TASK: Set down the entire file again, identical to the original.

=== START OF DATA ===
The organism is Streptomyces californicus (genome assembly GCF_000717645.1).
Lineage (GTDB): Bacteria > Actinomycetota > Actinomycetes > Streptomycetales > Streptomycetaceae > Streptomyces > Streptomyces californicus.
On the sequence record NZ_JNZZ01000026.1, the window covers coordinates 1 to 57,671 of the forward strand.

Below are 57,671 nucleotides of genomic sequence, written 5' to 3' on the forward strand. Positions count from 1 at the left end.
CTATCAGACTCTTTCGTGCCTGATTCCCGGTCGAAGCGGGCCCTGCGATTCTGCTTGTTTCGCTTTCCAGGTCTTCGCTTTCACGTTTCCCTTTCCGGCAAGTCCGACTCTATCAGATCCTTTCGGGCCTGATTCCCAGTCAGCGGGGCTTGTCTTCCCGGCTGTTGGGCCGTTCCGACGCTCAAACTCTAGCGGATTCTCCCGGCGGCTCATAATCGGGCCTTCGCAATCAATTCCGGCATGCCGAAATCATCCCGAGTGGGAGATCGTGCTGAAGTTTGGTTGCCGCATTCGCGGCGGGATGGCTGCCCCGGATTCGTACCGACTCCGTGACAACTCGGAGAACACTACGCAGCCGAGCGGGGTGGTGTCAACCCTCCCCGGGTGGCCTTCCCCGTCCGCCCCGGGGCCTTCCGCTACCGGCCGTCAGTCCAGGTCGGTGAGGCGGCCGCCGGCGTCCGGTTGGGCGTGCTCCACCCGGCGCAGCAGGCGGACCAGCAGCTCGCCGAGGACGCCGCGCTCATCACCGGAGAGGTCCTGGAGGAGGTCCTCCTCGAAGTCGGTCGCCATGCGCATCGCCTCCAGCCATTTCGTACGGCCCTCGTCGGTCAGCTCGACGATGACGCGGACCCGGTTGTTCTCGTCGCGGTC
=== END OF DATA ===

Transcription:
The organism is Streptomyces californicus (genome assembly GCF_000717645.1).
Lineage (GTDB): Bacteria > Actinomycetota > Actinomycetes > Streptomycetales > Streptomycetaceae > Streptomyces > Streptomyces californicus.
On the sequence record NZ_JNZZ01000026.1, the window covers coordinates 1 to 57,671 of the forward strand.

Below are 57,671 nucleotides of genomic sequence, written 5' to 3' on the forward strand. Positions count from 1 at the left end.
CTATCAGACTCTTTCGTGCCTGATTCCCGGTCGAAGCGGGCCCTGCGATTCTGCTTGTTTCGCTTTCCAGGTCTTCGCTTTCACGTTTCCCTTTCCGGCAAGTCCGACTCTATCAGATCCTTTCGGGCCTGATTCCCAGTCAGCGGGGCTTGTCTTCCCGGCTGTTGGGCCGTTCCGACGCTCAAACTCTAGCGGATTCTCCCGGCGGCTCATAATCGGGCCTTCGCAATCAATTCCGGCATGCCGAAATCATCCCGAGTGGGAGATCGTGCTGAAGTTTGGTTGCCGCATTCGCGGCGGGATGGCTGCCCCGGATTCGTACCGACTCCGTGACAACTCGGAGAACACTACGCAGCCGAGCGGGGTGGTGTCAACCCTCCCCGGGTGGCCTTCCCCGTCCGCCCCGGGGCCTTCCGCTACCGGCCGTCAGTCCAGGTCGGTGAGGCGGCCGCCGGCGTCCGGTTGGGCGTGCTCCACCCGGCGCAGCAGGCGGACCAGCAGCTCGCCGAGGACGCCGCGCTCATCACCGGAGAGGTCCTGGAGGAGGTCCTCCTCGAAGTCGGTCGCCATGCGCATCGCCTCCAGCCATTTCGTACGGCCCTCGTCGGTCAGCTCGACGATGACGCGGACCCGGTTGTTCTCGTCGCGGTC